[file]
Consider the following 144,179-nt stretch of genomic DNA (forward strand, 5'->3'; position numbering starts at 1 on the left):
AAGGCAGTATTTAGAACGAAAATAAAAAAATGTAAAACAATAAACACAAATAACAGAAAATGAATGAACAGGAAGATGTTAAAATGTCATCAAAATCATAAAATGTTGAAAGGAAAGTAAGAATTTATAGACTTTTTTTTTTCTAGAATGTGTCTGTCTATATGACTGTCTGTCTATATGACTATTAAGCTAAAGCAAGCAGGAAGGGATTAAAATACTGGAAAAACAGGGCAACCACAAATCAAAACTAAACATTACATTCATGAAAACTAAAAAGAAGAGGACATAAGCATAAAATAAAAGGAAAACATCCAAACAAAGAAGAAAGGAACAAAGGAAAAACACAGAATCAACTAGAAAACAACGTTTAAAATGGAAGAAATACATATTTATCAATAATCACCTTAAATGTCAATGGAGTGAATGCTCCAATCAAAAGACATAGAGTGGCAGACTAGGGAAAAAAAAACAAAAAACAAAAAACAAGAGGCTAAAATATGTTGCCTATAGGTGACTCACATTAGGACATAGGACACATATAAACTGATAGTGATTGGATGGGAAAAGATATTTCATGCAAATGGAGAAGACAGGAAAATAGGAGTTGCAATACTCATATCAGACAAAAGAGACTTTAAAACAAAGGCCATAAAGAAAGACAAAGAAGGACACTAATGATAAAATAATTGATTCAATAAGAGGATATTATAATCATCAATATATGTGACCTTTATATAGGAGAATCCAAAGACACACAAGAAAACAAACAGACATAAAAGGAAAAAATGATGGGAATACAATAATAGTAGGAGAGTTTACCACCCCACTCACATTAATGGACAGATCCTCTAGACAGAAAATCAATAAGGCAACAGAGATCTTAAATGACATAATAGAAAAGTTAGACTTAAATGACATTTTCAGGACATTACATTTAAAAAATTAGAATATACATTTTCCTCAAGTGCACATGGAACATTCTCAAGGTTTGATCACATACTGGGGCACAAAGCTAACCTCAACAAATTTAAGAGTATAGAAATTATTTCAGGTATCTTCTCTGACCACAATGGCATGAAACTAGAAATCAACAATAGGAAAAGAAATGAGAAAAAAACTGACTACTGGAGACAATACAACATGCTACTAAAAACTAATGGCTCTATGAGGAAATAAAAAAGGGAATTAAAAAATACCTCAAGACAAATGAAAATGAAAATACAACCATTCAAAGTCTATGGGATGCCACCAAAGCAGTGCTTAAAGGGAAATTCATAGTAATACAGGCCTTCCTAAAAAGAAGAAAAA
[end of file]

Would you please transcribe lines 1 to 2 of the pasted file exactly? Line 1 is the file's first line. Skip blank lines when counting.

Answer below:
Consider the following 144,179-nt stretch of genomic DNA (forward strand, 5'->3'; position numbering starts at 1 on the left):
AAGGCAGTATTTAGAACGAAAATAAAAAAATGTAAAACAATAAACACAAATAACAGAAAATGAATGAACAGGAAGATGTTAAAATGTCATCAAAATCATAAAATGTTGAAAGGAAAGTAAGAATTTATAGACTTTTTTTTTTCTAGAATGTGTCTGTCTATATGACTGTCTGTCTATATGACTATTAAGCTAAAGCAAGCAGGAAGGGATTAAAATACTGGAAAAACAGGGCAACCACAAATCAAAACTAAACATTACATTCATGAAAACTAAAAAGAAGAGGACATAAGCATAAAATAAAAGGAAAACATCCAAACAAAGAAGAAAGGAACAAAGGAAAAACACAGAATCAACTAGAAAACAACGTTTAAAATGGAAGAAATACATATTTATCAATAATCACCTTAAATGTCAATGGAGTGAATGCTCCAATCAAAAGACATAGAGTGGCAGACTAGGGAAAAAAAAACAAAAAACAAAAAACAAGAGGCTAAAATATGTTGCCTATAGGTGACTCACATTAGGACATAGGACACATATAAACTGATAGTGATTGGATGGGAAAAGATATTTCATGCAAATGGAGAAGACAGGAAAATAGGAGTTGCAATACTCATATCAGACAAAAGAGACTTTAAAACAAAGGCCATAAAGAAAGACAAAGAAGGACACTAATGATAAAATAATTGATTCAATAAGAGGATATTATAATCATCAATATATGTGACCTTTATATAGGAGAATCCAAAGACACACAAGAAAACAAACAGACATAAAAGGAAAAAATGATGGGAATACAATAATAGTAGGAGAGTTTACCACCCCACTCACATTAATGGACAGATCCTCTAGACAGAAAATCAATAAGGCAACAGAGATCTTAAATGACATAATAGAAAAGTTAGACTTAAATGACATTTTCAGGACATTACATTTAAAAAATTAGAATATACATTTTCCTCAAGTGCACATGGAACATTCTCAAGGTTTGATCACATACTGGGGCACAAAGCTAACCTCAACAAATTTAAGAGTATAGAAATTATTTCAGGTATCTTCTCTGACCACAATGGCATGAAACTAGAAATCAACAATAGGAAAAGAAATGAGAAAAAAACTGACTACTGGAGACAATACAACATGCTACTAAAAACTAATGGCTCTATGAGGAAATAAAAAAGGGAATTAAAAAATACCTCAAGACAAATGAAAATGAAAATACAACCATTCAAAGTCTATGGGATGCCACCAAAGCAGTGCTTAAAGGGAAATTCATAGTAATACAGGCCTTCCTAAAAAGAAGAAAAA